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Gary King

Gary King

2015 Warren E. Miller Award for Meritorious Service to the Social Sciences

Gary King is an Albert J. Weatherhead III University Professor of Government at Harvard University and director of Harvard's Institute for Quantitative Social Science

King (Ph.D., Political Science, University of Wisconsin-Madison) is one of only 24 individuals with Harvard's most distinguished faculty position. He has been elected Fellow of the National Academy of Sciences (2010), American Statistical Association (2009), Fellow of the American Association for the Advancement of Science (2004), Fellow of the American Academy of Arts and Sciences (1998), Fellow of the Society for Political Methodology (2008), Fellow of the American Academy of Political and Social Science (2004), President of the Society for Political Methodology (1997-1999), and Vice President of the American Political Science Association (2003-2004). He was also appointed a Fellow of the Guggenheim Foundation (1994-1995), Visiting Fellow at Oxford (1994), and Senior Science Advisor to the World Health Organization (1998-2003). King has won the Warren Miller Prize for the best article published in Political Analysis (2008), the McGraw-Hill Award (2006), the Durr Award (2005), the Gosnell Prize (1999 and 1997), the Outstanding Statistical Application Award (2000), the Donald Campbell Award (1997), the Eulau Award (1995), the Mills Award (1993), the Pi Sigma Alpha Award (2005, 1998, and 1993), the APSA Research Software Award (2005, 1997, 1994, and 1992), the Okidata Best Research Software Award (1999), and the Okidata Best Research Web Site Award (1999), among others. His more than 150 journal articles, 20 open source software packages, and 8 books span most aspects of political methodology, many fields of political science, and several other scholarly disciplines.

King's work is widely read across scholarly fields and beyond academia. He was listed as the most cited political scientist of his cohort; among the group of "political scientists who have made the most important theoretical contributions" to the discipline "from its beginnings in the late-19th century to the present;" and on ISI's list of the most highly cited researchers across the social sciences. His work on legislative redistricting has been used in most American states by legislators, judges, lawyers, political parties, minority groups, and private citizens, as well as the U.S. Supreme Court. His work on inferring individual behavior from aggregate data has been used in as many states by these groups and in many other practical contexts. His contribution to methods for achieving cross-cultural comparability in survey research have been used in surveys in over eighty countries by researchers, governments, and private concerns. King led an evaluation of the Mexican universal health insurance program, which includes the largest randomized health policy experiment to date. The statistical methods and software he developed are used extensively in academia, government, consulting, and private industry. King developed the Virtual Data Center, a precursor to The Dataverse Network. That software benefited the social science infrastructure by facilitating the public distribution of persistent, authorized, and verifiable data. The Dataverse Network, also under King's direction, is an open-source application for publishing, referencing, extracting and analyzing research data. The main goal of the Dataverse Network is to solve the problems of data sharing through building technologies that enable institutions to reduce the burden for researchers and data publishers and to incentivize them to share their data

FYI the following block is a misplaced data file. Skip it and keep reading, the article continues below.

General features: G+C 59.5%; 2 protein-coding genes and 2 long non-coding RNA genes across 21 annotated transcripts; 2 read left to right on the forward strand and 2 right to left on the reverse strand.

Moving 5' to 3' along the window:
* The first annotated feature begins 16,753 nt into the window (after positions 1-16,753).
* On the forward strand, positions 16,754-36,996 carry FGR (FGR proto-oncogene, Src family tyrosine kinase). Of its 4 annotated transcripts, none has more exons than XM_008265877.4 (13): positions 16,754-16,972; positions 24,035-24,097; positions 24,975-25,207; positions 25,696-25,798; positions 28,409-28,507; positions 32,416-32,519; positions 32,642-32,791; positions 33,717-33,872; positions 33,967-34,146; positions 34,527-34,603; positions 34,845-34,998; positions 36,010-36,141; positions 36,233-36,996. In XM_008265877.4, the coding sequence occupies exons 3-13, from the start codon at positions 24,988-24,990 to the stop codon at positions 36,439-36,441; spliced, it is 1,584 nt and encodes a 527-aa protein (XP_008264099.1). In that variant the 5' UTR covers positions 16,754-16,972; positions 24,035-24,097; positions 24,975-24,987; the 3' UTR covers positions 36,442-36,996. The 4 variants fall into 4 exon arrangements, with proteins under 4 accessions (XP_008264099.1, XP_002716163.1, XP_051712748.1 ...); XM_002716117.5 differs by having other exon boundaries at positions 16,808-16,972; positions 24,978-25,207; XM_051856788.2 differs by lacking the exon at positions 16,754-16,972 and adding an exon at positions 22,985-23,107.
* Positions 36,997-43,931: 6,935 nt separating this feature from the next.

He has served on 30 editorial boards; on the governing councils of the American Political Science Association, ICPSR, the Society for Political Methodology, and the Midwest Political Science Association; and on several National Research Council and National Science Foundation panels. King's research has been supported by the National Science Foundation, the Centers for Disease Control and Prevention, the World Health Organization, the National Institute of Aging, the Global Forum for Health Research, and centers, corporations, foundations, and other federal agencies.

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